Transformation at the push of a button
In its wind tunnel, ETW measures the currents and loads to which aircraft are exposed during takeoff, landing and when cruising at altitude. Such tests are being carried out to determine the flight characteristics and operations of future aircraft under development under real-life conditions. However, ETW does not use real aircraft for the tests, but models which are on average 25 times smaller than their role models. In order to achieve realistic conditions in terms of fluid mechanics that are similar to those of a large aircraft, the models are tested at up to 4.5 times the atmospheric pressure and at low temperatures of -160 degrees Celsius in pure nitrogen gas.
Movement as if by magic
The tests at ETW are now standard in the development of new aircraft. The effect of adjustable control surfaces, such as ailerons or airbrakes, must also be tested. Up to now, their adjustment has been costly and cumbersome due to the inhospitable conditions in the wind tunnel. In order to change the position of the airbrakes, for example, the test must be interrupted, the channel opened and the model transported to a special climatic chamber, where the airbrake can be reset by hand. It takes about half a day and costs of €30,000 or more are incurred by the time the model is back in the cold wind tunnel. When investigating the effect of control surfaces on a medium-haul aircraft, this may add up to several hundred thousand euros and delays in the test program of a few days, which could be avoided by remote adjustment of the control surfaces.
A groundbreaking joint project by Deharde GmbH in Varel and ETW revolutionizes this complex process with the help of remote control that is based on shape-memory alloys: The team has developed a mechanism that allows control surfaces on the aircraft to be moved in the wind tunnel at the push of a button. In this process, the actuator, which is made of shape-memory alloys, is heated to a certain temperature and the surface takes on a different defined position as if by magic. What used to take half a day is now possible within seconds.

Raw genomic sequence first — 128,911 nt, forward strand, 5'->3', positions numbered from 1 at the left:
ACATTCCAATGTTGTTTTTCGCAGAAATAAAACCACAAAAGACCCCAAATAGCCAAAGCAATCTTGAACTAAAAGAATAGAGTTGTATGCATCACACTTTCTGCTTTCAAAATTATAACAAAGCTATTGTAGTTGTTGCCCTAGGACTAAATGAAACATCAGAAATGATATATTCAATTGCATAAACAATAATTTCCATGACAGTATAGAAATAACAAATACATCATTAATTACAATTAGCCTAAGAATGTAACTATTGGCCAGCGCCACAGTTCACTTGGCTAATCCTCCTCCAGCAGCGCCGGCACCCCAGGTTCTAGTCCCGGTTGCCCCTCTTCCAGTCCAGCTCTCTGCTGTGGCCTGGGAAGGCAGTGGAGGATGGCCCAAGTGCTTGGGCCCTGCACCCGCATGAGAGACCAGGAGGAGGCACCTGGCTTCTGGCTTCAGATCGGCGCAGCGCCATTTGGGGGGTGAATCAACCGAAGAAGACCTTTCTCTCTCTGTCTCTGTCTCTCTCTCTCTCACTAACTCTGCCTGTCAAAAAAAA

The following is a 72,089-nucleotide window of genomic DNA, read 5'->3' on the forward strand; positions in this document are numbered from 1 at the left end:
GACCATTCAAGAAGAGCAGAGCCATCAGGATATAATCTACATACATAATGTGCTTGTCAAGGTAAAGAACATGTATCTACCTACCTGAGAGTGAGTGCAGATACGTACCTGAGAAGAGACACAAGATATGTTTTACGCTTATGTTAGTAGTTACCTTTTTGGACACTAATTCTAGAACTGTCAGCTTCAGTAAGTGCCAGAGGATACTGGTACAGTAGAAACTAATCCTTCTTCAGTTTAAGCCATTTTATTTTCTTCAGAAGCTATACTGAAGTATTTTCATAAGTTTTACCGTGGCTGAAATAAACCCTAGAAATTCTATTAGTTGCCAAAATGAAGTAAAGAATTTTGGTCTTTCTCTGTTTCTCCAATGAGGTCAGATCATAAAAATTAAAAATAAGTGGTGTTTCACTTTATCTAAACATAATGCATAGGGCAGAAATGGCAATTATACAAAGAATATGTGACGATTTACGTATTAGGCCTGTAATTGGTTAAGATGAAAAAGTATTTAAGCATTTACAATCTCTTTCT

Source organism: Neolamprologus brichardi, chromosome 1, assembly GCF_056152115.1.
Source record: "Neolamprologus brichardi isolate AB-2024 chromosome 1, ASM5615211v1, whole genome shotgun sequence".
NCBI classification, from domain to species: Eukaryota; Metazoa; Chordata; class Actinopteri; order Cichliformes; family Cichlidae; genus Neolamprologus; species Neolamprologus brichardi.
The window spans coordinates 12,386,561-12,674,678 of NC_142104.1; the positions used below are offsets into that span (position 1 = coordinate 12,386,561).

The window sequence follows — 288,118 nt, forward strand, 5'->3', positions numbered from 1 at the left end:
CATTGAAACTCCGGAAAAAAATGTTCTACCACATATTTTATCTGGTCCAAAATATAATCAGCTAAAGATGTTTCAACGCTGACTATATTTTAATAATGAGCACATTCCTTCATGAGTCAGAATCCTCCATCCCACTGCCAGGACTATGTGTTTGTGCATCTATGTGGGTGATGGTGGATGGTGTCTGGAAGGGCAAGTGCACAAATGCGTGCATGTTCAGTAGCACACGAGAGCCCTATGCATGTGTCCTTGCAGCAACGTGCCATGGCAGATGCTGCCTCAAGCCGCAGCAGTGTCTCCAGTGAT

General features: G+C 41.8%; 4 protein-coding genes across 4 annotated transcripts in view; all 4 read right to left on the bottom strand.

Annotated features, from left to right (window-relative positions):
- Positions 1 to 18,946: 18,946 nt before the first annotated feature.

LuFo funding makes groundbreaking project possible
ETW and Deharde have been researching the use of shape memory alloys in the wind tunnel since 2016 in collaboration with Boeing and NASA. In January 2018, the project received the Boeing Performance & Innovation Award. The prize is awarded to teams that significantly increase Boeing's competitiveness and productivity.
A prototype of the new actuator has already been successfully tested in the ETW pilot wind tunnel. The goal is to use this method as the standard procedure for wind tunnel tests in a few years' time and make the costly modification measures superfluous. What is more: Deharde could also transfer the extremely robust and compact technology to other areas – to be used wherever space is at a premium or where aggressive environmental conditions would impair the function of motors. A striking example: ventilation louvers in a chemical storage facility or fire dampers in areas subject to explosion hazards.
The project was only made possible thanks to financial support from the German aviation research program LuFo. This success once again demonstrates the positive impact of research funding.